Brian Lawson:

Yeah.

Steve Schneeberger:

I like that as well. I'd one more thought in terms of a strategy, though, if I could go back just Just a second. I think a simple strategy occurred to me when Kirsten was talking, and then you reaffirmed it, Brian, when you were saying a few things. So Sarah, I think a simple strategy is changing up where you're meeting with them, doing something just a little bit different. Sometimes knocking folks off balance, helps them engage in a different way. I've taken You know, I've met kids at a cemetery before and, and done a devotional and experience there, you don't have to go and do that you can actually just, you know, find a different room in the church building or a different space outside, as many people are meeting outside, and maybe you decorate it differently, or you put something in there that kind of draws people's attention. And it's, it goes with your particular lesson. So, so maybe take a little bit more creatively about visually what you're doing with with your group that might help as well. Yeah, excellent.

Kirsten Knox:

And when talking, the other thing I thought about was changing up just your agenda could also be helpful, right? Because they get kind of in this routine of flow of the night, and there's some advantages there. But in this situation, I think there could be advantages of shifting that up. And you might find that they're more open to conversation in a different space. And in that agenda, and I also thought about, what are they struggling with, and what is stressing them out? If I'm looking for places for them to think different, and I'm looking at that conversation, kind of understand where they are, there might help generate just some of those conversations more naturally.

Brian Lawson:

Yeah, it's like a consistent for me, it's a consistent attempt to inspire them to want to, to desire to discover more. And, and to recognize, it helped me to recognize that not everybody's in a place to want to do that, for whatever reason at that time. But if I'm there, and I'm consistently making an effort that at some point in time, that they'll probably hit something in our life that that makes them want to go deeper in something, or different, to think differently, or more deeply about something. And so that helped me to say, yeah, maybe this student just isn't at that place right now. But who knows, maybe something in their life is going to cause them to think about something in a in a broader, more significant way. And so I'll try to be there to inspire that when that time comes. So that's, it's a great question, Sarah. I think a lot of people deal with that on in different ways, in different times. But she also has something else, which I think was was pretty good to set also had a had a new middle school students show up to our our first youth group back in person. When I learned he was interested in tending my immediate reaction was not a positive one. Which Sarah, I don't think you're alone on that one. I think we've all been there before. Yeah. She said, I had his older sister and group for a year and follow them both on social media, I see things that immediately make me cringe political, post poor language, strong opinions that don't necessarily draw jive with Christian living. They're outspoken, and this middle school boy is especially known to speak without a filter. So let's talk about how we deal with students we don't necessarily want to deal with how do we as leaders view each child as a child of God?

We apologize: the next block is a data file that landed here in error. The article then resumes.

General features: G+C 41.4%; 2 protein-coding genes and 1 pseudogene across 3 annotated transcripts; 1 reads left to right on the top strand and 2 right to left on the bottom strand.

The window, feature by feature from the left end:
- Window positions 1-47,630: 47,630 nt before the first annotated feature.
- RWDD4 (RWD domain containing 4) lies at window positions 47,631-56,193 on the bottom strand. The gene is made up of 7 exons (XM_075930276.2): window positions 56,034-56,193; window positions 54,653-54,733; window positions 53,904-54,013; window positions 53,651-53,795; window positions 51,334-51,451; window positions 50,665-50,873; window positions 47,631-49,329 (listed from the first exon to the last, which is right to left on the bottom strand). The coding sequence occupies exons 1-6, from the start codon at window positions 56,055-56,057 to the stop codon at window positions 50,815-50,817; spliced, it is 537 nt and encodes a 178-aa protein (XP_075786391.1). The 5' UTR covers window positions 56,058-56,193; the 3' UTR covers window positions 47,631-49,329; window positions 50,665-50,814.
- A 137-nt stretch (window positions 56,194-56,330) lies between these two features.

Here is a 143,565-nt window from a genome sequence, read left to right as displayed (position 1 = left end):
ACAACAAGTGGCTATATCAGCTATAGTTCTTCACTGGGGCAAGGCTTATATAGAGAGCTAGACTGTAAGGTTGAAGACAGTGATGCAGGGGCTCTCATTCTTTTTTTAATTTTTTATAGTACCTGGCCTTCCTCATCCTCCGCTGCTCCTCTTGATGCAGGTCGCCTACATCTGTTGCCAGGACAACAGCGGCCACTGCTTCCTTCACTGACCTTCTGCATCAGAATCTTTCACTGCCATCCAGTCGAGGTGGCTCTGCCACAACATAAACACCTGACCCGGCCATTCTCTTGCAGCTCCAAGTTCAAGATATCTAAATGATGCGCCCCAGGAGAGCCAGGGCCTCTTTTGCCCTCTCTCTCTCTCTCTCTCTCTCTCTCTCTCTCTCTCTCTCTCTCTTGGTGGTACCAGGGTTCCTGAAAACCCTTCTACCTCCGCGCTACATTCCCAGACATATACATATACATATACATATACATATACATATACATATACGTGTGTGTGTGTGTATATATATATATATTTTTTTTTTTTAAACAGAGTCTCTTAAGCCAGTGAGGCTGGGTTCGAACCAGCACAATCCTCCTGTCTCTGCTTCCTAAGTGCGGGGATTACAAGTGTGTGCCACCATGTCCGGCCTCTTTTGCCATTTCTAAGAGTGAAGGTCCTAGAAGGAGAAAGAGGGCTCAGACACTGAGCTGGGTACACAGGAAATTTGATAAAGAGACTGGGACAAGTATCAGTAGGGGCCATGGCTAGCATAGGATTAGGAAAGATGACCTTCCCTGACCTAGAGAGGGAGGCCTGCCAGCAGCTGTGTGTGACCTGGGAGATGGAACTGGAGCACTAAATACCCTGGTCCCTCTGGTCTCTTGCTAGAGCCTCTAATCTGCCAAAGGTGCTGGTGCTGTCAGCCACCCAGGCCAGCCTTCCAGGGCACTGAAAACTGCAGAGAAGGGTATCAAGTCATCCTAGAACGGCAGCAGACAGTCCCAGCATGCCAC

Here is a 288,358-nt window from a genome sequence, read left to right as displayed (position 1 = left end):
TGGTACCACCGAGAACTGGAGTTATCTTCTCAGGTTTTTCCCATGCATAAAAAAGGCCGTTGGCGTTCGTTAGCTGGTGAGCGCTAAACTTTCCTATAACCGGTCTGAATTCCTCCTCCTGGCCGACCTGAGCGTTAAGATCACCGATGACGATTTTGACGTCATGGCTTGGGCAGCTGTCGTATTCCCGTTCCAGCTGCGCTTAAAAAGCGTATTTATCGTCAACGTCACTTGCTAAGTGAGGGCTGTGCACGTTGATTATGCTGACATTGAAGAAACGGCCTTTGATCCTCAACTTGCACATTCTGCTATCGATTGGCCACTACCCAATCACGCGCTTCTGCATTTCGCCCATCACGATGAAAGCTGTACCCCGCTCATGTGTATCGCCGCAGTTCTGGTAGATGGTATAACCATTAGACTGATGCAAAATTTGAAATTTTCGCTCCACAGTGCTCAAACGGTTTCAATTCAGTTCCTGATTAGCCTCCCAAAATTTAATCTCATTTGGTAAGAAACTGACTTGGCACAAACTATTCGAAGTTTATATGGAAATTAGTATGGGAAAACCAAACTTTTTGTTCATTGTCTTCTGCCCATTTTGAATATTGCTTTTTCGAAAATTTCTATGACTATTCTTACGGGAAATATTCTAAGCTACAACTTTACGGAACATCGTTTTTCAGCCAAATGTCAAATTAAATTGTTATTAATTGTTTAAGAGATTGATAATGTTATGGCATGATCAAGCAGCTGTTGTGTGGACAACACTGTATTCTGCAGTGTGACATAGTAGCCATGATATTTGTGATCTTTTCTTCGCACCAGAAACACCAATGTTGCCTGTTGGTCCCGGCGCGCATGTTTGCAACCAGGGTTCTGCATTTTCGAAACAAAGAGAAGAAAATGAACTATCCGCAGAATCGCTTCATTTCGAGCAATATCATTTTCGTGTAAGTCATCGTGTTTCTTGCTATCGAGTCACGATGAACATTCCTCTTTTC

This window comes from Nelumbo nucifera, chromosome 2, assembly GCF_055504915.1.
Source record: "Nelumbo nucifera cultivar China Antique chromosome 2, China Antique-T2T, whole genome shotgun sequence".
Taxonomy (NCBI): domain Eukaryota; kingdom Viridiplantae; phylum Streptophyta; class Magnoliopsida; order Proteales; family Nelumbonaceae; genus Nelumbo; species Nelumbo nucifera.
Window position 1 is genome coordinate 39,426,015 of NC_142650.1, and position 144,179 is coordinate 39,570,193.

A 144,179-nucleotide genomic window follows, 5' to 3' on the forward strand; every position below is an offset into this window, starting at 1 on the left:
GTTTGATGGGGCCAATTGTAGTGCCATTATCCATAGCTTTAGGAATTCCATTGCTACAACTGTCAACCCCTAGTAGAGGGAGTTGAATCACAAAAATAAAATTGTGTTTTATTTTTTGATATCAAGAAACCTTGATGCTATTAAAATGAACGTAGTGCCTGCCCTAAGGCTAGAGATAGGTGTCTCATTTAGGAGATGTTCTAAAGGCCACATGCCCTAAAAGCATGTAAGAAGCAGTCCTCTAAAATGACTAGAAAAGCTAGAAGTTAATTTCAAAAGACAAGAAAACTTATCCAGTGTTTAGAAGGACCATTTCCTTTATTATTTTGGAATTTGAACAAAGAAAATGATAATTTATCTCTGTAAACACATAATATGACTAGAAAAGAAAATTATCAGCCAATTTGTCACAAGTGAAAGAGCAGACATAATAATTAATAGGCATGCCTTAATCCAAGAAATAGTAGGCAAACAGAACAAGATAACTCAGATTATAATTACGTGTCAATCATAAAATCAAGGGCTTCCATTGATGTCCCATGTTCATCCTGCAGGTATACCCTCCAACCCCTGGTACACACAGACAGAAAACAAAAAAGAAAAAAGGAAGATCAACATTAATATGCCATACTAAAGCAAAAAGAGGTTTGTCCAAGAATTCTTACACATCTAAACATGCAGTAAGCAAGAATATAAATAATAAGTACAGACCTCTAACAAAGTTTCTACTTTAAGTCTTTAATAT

Steve Schneeberger:

Yeah, Sarah, I may be the wrong one that answer this question for you. Because I love kids like that. It's just like, those kids walk into my youth group. And I think, oh, there's a challenge, this will be fun, you know, and trying to engage them in ways trying to affirm them. And basically, I'm trying to win them in a weird sort of way. So that it's the competitive nature of me that maybe kicks in. But it's also there's this in the back of my mind, I think, well, this kid may need what I have to offer more than all the rest of the kids in the room. So I need to work a little bit harder here. And I understand, I mean, I've had kids that have been really, really super difficult, and that we've had to put on plans, you know, in terms of their behavior and all that stuff. And it's challenging. But, you know, some of the greatest stories can come out those relationships, where were they, those kinds of kids get it, or, you know, later on in life, have some breakthroughs. And you feel like you've been part of that process with them. As they, as they, you know, ultimately, God's who wins them over. So we're just facilitating that arrangement. So yeah,